*Originally posted 2007*
Kids Take School Into Their Own Hands:
Some Home-School Families Are Opting for a New Approach to Curriculum; Unschooling
BY Claire Scheumann
From stock whips to ballet, Dungeons and Dragons to NASA, some Berkeley students say they are studying subjects they would not have access to in a traditional setting by pursuing a new kind of education called “unschooling.”
Teaching children at home has a long history, but in the past decade, families have been engaging in a learning philosophy which allows students to dictate the curriculum.
Sam Fuller, 12, joined the 10 percent of home-schooled students participating in unschooling nationally when he began his education seven years ago.
“We kind of have phases of learning,” said Sam, who lives with his family on the border between Albany and Berkeley. “We learn what we are interested in.”
Sam’s mother, Pam Tellew, was a teacher before she got the idea of unschooling at a teaching retreat shortly after Sam was born. Sam’s 7-year-old brother Nicky has also begun unschooling.
Unschooled students do not engage in traditional classroom learning, instead pursuing a hands-on approach in museums and outdoor settings.
Skeptics say unschooling may not expose students to necessary subject matter because they follow no required curriculum.
“I want educators to make decisions about what kids need to learn,” said school board member Shirley Issel. “If you only open the doors that interest them at first, they may have a limited range of options available to them when they want to go on to higher education and employment.”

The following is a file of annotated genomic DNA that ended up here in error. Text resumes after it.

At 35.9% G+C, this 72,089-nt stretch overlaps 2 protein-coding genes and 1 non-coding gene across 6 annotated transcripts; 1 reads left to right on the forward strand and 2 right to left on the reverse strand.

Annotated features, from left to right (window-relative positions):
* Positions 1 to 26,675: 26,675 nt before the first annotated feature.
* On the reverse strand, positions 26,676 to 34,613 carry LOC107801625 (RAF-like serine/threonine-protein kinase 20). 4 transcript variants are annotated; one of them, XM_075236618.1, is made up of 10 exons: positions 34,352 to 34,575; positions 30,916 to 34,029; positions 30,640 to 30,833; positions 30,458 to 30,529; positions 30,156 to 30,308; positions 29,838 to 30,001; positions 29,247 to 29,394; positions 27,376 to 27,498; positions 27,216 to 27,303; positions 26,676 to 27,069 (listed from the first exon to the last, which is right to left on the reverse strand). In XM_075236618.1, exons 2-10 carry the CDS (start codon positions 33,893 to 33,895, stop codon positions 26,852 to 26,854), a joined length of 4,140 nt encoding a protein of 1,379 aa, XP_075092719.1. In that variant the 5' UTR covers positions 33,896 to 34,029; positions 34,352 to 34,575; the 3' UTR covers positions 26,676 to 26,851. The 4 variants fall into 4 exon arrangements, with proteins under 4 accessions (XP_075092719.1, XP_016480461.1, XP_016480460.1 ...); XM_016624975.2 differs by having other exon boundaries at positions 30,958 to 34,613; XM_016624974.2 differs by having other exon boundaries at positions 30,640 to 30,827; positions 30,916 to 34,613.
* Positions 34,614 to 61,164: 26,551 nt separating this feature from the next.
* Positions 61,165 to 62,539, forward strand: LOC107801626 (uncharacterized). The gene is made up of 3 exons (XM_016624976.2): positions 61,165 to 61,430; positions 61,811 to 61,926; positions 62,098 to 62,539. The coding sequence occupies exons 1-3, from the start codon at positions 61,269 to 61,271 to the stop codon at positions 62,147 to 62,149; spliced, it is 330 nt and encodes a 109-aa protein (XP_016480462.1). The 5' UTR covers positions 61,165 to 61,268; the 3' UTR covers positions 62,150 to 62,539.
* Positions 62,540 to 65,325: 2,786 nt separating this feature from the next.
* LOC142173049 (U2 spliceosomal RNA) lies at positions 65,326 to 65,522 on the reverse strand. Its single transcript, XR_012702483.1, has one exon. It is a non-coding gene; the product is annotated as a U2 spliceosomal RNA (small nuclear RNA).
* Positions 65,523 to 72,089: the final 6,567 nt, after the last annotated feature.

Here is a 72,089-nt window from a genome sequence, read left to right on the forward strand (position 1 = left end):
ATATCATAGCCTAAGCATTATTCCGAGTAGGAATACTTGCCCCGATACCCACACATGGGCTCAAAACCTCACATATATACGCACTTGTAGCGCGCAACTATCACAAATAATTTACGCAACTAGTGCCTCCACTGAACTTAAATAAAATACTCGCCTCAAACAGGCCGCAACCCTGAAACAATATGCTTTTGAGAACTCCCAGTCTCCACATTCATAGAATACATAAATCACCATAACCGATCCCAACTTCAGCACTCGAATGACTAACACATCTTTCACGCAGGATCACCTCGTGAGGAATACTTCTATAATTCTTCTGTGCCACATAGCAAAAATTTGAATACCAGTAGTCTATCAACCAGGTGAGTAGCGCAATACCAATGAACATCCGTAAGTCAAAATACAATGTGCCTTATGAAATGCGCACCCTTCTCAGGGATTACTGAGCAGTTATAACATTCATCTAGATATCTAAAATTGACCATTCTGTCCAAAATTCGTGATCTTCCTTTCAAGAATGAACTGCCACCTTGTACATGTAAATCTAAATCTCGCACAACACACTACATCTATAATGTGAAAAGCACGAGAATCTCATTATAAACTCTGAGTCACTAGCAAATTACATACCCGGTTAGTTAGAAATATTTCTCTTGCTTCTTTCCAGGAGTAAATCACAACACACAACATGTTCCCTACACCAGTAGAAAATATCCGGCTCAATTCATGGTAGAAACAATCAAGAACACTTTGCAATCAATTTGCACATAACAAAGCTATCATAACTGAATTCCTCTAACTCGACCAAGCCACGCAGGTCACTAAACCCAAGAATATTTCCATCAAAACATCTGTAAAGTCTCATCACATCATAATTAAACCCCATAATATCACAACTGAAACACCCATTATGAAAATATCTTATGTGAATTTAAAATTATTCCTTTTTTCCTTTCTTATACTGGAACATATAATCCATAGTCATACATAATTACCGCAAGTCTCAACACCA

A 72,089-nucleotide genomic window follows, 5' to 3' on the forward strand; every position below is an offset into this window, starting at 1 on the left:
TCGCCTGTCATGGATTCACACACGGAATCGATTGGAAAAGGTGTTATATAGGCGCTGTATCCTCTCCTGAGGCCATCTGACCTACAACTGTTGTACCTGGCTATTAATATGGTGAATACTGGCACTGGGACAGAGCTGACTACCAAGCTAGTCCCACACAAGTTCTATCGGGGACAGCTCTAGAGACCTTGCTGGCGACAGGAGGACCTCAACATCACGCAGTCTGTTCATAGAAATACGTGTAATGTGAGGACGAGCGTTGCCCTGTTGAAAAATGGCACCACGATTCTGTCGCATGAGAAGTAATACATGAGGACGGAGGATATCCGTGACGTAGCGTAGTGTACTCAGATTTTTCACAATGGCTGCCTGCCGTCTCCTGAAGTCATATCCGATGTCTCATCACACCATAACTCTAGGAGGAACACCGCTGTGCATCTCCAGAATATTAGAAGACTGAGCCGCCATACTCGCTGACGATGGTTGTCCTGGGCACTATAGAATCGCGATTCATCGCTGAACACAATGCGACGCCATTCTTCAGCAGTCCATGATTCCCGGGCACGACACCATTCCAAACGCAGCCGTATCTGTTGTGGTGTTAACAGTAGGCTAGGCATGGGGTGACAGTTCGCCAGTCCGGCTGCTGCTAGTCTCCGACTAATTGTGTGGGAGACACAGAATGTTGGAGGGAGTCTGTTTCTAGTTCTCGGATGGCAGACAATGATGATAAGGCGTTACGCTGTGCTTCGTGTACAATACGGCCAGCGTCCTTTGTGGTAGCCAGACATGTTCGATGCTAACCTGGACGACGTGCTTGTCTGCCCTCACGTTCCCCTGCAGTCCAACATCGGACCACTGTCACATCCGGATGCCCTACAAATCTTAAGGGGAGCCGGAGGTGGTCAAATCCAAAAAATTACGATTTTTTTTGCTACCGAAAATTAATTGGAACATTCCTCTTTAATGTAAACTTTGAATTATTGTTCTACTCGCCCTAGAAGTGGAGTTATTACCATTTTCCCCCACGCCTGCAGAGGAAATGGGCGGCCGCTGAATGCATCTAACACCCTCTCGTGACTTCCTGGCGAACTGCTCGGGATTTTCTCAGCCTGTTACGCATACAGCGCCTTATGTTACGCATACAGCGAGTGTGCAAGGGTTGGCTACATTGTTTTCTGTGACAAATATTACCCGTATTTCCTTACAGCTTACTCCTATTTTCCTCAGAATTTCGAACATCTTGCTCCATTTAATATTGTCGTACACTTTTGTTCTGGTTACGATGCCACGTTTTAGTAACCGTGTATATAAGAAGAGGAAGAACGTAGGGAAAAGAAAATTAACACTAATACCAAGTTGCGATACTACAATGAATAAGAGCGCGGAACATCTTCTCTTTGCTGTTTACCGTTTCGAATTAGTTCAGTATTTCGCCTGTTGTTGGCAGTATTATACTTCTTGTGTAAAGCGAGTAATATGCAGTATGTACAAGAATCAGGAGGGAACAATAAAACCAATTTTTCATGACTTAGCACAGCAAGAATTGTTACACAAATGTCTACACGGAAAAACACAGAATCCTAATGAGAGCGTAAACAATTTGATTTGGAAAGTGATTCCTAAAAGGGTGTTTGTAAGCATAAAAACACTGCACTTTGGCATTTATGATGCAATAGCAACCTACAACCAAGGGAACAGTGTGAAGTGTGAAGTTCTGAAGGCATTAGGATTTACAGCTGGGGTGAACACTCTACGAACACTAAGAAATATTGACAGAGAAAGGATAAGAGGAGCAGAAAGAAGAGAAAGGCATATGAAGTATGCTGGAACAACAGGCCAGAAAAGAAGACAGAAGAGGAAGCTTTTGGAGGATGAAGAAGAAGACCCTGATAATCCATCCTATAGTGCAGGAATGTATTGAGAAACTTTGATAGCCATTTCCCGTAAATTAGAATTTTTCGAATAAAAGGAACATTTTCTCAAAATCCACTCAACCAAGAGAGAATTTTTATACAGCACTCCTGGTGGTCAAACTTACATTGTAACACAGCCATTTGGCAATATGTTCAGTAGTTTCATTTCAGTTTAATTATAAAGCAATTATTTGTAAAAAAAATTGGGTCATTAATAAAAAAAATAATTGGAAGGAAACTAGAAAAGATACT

In California, there are approximately 10,000 families a year that file requests declaring themselves as a private school, which allows them to specialize curriculum.
Parents of home-schooled students in Berkeley say their choice was not determined by the quality of the city’s public schools. Rather, an interest in a variety of cultural and learning resources contributed to their choice.
In the Berkeley Unified School District, 129 students participate in the independent study program, which allows them to meet with teachers for only 30 minutes per week, pursuing other interests in the meantime.
District officials say they do not know the number of students in the city who opt for home schooling.
Advocates for unschooling insist the approach creates greater student engagement, leading to deeper learning than traditional methods.
“Personally, my sons outgrew what the public schools could offer them,” said Livermore parent Cyndy McClay, a representative of the California Homeschool Network. “I loved my neighborhood schools, but my kids didn’t always fit there.”
Results of studies examining homeschooled students show, on average, they score 15 to 30 percentile points above public school students, said home education researcher Brian Ray, president of the National Home Education Research Institute.
There is limited research on the long-term success of home-schooled adults, but studies have shown that the students tend to earn their college degrees at a slightly accelerated rate and become more engaged in leadership throughout their adult life than their public school counterparts, Ray said.
One study showed that achievement did not differ between home-schooled students who learn in a traditional setting and unschooled students, Ray said.
In addition, home-schooling typically does not impair students’ social skills, he said.
Sam Fuller has become involved in the Junior Ranger program, which provides outdoor education for children ages 9 to 12, and a fair organized by families with home-schooled students to raise money for charity.Children, choice, education, higher education, home school families, learning, learning resources, life, parents, unschool, unschooling, unschooling in the news